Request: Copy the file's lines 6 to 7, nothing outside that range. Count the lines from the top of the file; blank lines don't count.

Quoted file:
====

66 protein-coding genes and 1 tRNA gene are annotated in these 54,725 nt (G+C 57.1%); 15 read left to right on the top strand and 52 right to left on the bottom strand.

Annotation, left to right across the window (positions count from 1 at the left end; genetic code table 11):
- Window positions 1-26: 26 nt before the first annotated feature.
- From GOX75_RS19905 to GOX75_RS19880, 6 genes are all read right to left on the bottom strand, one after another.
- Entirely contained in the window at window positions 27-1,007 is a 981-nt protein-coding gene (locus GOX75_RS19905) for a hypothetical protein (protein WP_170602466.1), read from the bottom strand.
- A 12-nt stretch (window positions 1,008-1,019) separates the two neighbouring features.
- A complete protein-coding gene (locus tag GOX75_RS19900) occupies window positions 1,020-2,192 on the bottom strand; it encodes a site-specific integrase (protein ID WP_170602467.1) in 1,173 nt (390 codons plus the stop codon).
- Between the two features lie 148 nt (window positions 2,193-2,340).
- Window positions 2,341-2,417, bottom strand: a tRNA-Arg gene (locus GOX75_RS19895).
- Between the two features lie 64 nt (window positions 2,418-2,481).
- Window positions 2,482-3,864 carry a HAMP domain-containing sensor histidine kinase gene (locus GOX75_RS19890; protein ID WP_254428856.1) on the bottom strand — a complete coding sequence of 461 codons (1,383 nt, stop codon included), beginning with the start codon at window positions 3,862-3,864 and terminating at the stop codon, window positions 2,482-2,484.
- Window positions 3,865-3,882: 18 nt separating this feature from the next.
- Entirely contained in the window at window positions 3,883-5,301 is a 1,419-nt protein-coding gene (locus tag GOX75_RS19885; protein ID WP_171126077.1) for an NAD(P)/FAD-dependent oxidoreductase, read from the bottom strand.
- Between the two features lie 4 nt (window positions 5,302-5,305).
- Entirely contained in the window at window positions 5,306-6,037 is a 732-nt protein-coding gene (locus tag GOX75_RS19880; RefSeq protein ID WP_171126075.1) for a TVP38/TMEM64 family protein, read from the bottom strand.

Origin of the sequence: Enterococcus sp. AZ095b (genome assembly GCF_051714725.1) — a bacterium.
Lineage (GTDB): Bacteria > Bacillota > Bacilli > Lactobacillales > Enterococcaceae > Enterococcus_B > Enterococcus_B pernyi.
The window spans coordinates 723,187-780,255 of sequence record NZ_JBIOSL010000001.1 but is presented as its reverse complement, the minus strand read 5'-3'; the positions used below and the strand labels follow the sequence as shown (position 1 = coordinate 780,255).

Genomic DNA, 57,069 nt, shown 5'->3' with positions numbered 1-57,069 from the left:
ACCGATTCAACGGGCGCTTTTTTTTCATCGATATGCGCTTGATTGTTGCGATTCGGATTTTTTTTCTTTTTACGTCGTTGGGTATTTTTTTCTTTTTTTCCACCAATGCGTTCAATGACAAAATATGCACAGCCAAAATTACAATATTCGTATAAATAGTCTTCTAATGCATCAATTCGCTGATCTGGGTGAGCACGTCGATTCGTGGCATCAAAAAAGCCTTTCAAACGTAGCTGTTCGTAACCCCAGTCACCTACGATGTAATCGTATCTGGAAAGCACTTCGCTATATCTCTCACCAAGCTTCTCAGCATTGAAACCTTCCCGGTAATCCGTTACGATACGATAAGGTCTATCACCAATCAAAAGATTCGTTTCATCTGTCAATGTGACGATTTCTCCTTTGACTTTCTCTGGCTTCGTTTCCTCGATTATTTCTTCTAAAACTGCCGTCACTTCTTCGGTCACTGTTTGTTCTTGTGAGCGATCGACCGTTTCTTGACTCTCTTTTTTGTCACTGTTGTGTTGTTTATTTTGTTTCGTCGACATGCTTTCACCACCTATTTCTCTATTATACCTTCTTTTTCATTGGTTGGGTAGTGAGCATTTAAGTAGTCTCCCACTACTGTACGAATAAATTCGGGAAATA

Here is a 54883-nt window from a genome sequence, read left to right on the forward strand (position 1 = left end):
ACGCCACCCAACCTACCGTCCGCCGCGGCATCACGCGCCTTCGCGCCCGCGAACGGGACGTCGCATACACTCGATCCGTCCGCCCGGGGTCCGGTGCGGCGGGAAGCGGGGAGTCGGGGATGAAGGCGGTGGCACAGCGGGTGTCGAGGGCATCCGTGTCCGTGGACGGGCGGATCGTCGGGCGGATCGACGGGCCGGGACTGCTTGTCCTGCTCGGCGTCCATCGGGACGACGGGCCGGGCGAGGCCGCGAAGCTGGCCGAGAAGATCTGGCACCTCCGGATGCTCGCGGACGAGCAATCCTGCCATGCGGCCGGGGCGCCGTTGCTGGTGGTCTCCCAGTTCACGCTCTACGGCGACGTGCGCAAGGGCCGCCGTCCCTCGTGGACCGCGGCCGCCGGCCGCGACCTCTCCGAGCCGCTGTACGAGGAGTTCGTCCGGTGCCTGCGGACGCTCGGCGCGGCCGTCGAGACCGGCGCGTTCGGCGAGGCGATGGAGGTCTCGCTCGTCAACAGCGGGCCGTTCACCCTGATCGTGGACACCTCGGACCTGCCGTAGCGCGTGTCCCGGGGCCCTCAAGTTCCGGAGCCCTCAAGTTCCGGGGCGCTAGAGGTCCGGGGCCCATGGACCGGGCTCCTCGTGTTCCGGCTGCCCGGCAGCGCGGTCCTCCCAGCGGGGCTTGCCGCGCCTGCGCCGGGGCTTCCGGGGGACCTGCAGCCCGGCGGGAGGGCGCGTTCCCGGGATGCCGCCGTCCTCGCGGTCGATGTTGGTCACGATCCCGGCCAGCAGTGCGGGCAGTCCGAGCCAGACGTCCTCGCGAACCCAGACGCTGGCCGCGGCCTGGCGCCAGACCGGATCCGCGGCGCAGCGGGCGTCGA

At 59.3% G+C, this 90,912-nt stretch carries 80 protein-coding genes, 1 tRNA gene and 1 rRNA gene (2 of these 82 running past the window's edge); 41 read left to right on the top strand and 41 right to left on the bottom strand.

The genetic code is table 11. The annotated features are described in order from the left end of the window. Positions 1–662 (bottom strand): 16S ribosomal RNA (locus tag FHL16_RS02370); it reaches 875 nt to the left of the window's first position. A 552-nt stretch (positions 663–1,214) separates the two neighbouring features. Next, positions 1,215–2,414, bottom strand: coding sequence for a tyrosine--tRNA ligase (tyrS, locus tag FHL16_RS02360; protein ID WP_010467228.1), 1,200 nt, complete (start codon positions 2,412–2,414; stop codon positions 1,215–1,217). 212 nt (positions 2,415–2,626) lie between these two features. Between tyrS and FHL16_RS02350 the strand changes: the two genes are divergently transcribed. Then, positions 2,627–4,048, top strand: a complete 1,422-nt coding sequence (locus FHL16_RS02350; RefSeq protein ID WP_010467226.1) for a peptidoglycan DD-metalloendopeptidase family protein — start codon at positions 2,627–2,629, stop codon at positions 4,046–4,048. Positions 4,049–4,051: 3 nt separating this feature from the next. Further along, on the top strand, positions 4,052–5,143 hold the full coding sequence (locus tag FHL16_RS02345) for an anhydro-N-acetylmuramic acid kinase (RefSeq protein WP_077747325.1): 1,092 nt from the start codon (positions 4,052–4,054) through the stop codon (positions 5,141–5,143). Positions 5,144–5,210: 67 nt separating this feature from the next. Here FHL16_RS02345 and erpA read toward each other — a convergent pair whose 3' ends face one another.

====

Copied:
- A 12-nt stretch (window positions 1,008-1,019) separates the two neighbouring features.
- A complete protein-coding gene (locus tag GOX75_RS19900) occupies window positions 1,020-2,192 on the bottom strand; it encodes a site-specific integrase (protein ID WP_170602467.1) in 1,173 nt (390 codons plus the stop codon).